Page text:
Viewpoints: Myths about state workers mask gross inequalities … The Sacramento Bee
In view of the enormous – and growing – inequalities in incomes and wealth in this country, it is nothing short of astonishing that so much resentment, to such a broad extent, has been generated over the benefit packages promised to teachers, firefighters, DMV staffers and highway repair crews, that there is no resentment left over for the real beneficiaries of our broken social and economic system … Read on
Mike McCabe: Growing income inequality rooted in political corruption … The Cap Times
We have reached a point in time when the richest 1 percent of Americans have more wealth than the bottom 95 percent combined, a sad truth verified in 2009 by PolitiFact.com. The 400 richest Americans have a bigger net worth than half of all Americans collectively, another harrowing statistic confirmed by PolitiFact earlier this year … Read on
Strong Job Report Shows US Economy Gaining Steam
The unemployment rate rose to 9 percent in April from 8.8 percent in March. As has been the case for several months, all of the increase came from private employers, which added another 268,000 jobs last month on top of the revised 231,000 in March, the monthly report said. Results of the previous two months were revised to show an additional 46,000 jobs were added. Governments, struggling to balance budgets as they deal with shrinking revenues and growing deficits, cut 24,000 jobs last month … Read on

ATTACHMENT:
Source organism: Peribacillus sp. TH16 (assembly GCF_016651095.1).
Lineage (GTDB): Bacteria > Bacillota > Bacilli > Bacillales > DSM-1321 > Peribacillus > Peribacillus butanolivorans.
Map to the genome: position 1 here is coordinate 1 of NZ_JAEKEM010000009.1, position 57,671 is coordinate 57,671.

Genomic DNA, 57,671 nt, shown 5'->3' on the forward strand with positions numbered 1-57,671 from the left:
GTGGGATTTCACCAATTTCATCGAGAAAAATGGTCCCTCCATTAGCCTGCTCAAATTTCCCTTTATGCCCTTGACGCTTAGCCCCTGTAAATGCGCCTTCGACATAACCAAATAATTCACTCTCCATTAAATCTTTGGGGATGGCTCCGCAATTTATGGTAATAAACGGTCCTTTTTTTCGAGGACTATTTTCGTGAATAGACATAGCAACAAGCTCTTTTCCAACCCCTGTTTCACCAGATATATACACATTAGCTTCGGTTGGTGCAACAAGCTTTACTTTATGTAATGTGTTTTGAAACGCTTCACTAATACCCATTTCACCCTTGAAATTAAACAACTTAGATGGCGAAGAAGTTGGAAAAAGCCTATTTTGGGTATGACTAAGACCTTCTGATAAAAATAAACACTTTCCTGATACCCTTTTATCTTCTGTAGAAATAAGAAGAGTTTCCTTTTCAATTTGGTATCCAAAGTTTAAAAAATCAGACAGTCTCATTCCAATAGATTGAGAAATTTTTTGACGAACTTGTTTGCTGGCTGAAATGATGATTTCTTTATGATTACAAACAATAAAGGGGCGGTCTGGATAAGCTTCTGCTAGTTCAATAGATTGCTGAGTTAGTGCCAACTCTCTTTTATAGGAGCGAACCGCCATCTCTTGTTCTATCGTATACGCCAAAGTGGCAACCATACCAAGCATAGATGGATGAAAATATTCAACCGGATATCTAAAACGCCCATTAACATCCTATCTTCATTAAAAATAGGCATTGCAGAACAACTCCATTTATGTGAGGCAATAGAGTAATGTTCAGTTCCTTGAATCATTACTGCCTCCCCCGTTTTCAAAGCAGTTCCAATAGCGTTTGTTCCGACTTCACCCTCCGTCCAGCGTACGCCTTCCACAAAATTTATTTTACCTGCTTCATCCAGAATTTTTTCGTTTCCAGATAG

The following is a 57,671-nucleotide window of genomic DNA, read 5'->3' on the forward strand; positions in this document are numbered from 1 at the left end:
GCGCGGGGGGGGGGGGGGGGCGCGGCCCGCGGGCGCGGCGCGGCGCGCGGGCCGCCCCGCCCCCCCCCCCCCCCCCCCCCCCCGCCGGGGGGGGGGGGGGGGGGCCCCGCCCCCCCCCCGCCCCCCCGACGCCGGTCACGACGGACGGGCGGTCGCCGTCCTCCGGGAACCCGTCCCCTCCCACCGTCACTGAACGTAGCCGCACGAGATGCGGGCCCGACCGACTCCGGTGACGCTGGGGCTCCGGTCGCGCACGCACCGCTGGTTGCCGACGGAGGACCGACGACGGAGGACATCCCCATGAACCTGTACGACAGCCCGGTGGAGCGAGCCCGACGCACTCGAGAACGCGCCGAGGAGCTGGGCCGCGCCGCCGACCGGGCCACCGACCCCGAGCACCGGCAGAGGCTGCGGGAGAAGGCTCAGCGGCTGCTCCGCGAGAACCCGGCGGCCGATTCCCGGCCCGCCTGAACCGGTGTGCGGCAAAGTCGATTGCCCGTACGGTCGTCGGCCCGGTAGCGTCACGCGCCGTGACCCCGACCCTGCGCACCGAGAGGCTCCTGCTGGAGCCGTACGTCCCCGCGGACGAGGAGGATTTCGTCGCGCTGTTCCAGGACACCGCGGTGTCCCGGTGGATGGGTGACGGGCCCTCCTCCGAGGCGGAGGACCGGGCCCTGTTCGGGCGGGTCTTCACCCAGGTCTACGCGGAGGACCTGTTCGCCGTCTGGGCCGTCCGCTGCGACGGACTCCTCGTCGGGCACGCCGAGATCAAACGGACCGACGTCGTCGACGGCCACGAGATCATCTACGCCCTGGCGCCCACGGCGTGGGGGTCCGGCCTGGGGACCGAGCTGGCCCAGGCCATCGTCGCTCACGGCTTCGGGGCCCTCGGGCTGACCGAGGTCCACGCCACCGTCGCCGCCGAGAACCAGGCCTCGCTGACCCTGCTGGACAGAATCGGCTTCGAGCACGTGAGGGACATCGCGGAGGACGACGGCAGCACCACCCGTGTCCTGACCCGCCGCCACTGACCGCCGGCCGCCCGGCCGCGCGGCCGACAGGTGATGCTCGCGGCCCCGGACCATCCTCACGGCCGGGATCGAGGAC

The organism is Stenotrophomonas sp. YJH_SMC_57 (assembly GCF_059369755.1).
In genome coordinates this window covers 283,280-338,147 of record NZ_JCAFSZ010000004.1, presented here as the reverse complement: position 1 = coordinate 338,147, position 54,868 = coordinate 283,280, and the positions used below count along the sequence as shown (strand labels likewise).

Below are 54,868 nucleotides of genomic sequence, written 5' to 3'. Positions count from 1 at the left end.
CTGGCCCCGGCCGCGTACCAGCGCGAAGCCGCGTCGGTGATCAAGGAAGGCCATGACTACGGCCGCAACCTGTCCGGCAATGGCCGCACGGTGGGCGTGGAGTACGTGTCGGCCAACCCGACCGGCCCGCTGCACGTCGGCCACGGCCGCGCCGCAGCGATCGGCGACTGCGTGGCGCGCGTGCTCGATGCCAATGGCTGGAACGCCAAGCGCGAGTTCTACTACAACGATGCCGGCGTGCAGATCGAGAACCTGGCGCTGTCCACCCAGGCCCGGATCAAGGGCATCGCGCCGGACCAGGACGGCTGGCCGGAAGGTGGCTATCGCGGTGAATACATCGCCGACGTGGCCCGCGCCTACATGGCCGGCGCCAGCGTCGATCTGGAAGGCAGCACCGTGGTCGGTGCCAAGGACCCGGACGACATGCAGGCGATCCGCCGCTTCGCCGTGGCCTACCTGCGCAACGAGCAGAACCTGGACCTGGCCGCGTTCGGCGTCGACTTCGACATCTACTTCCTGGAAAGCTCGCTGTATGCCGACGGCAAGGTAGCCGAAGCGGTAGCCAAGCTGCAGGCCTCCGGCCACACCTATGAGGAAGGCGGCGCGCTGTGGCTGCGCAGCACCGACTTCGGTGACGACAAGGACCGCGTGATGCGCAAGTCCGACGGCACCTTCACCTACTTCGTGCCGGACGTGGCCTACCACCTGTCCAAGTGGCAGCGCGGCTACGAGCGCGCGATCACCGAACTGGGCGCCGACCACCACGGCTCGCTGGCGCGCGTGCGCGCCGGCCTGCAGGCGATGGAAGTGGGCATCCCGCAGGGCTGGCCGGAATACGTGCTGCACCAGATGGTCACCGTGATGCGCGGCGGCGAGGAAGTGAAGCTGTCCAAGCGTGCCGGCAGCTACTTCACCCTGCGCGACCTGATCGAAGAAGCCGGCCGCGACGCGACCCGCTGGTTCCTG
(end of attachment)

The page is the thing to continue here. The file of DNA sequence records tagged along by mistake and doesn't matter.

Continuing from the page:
The Perfect Parrot: Heller Hews To Big Oil Interests … Desert Beacon
Congressman Heller is upset with the Environmental Protection Agency, it has levied fines upon those violating federal laws protecting our air and our drinking water, more fines than previous administrations. We should ask ourselves, why is the new target of choice the Environmental Protection Agency? And, who is Heller parroting? Read on …